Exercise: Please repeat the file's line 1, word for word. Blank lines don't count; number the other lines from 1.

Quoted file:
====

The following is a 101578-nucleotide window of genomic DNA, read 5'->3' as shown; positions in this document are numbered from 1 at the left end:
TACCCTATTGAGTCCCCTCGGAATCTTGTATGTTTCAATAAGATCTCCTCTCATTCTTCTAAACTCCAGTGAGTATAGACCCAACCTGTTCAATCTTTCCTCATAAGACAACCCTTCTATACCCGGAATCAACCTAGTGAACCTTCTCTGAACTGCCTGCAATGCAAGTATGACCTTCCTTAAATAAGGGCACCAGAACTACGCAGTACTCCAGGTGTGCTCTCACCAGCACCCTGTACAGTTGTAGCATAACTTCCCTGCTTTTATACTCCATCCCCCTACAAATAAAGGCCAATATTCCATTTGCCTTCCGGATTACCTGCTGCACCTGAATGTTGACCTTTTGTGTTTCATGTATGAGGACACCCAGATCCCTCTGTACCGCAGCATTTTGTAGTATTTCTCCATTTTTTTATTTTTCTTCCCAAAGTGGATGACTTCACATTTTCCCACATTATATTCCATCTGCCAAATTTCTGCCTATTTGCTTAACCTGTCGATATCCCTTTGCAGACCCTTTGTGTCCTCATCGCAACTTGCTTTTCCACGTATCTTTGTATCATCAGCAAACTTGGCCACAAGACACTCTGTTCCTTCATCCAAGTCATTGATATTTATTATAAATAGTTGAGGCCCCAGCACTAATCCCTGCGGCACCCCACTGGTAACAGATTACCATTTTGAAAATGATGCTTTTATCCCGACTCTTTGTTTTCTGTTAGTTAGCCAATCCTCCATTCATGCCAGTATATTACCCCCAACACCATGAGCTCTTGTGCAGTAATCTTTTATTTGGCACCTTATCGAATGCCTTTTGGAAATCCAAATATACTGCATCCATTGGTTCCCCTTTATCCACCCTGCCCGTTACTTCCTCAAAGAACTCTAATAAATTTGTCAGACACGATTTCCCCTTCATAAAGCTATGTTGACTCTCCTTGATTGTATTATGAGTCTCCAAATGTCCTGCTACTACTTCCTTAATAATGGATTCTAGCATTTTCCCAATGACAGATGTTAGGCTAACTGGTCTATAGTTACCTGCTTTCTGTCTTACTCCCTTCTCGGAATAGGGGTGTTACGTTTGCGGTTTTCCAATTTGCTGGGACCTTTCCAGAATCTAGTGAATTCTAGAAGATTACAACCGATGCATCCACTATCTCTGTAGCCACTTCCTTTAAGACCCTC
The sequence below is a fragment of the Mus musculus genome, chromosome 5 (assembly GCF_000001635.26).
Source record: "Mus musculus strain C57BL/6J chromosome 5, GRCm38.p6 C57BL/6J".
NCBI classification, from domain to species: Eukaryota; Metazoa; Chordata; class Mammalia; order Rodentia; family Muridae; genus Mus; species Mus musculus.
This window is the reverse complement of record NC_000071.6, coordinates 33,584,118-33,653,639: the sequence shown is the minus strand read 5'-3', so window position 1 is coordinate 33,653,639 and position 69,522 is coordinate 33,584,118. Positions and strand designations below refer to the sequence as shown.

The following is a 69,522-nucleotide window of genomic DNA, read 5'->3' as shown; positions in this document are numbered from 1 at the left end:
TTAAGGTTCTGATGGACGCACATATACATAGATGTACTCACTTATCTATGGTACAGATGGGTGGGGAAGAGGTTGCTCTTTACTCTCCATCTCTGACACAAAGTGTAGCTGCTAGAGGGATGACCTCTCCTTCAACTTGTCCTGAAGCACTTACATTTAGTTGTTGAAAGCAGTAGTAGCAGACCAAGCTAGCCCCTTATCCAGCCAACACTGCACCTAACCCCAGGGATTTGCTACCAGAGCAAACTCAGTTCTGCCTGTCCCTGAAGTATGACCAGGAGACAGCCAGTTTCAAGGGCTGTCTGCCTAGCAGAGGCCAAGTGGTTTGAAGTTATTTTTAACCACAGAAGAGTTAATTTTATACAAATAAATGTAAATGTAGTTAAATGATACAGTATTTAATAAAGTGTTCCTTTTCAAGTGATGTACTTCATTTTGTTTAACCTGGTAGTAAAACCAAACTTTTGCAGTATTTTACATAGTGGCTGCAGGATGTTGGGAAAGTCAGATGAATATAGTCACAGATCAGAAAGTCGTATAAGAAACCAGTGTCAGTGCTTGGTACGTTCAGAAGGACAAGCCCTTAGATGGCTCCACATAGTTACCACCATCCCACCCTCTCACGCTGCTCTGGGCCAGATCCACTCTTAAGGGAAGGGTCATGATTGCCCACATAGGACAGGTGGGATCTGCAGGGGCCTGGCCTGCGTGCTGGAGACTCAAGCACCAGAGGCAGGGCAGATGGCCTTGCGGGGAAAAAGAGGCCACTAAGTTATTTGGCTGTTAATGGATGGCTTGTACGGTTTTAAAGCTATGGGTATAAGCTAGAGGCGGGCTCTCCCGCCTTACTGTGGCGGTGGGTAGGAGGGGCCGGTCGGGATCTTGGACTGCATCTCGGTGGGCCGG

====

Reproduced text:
The following is a 101578-nucleotide window of genomic DNA, read 5'->3' as shown; positions in this document are numbered from 1 at the left end: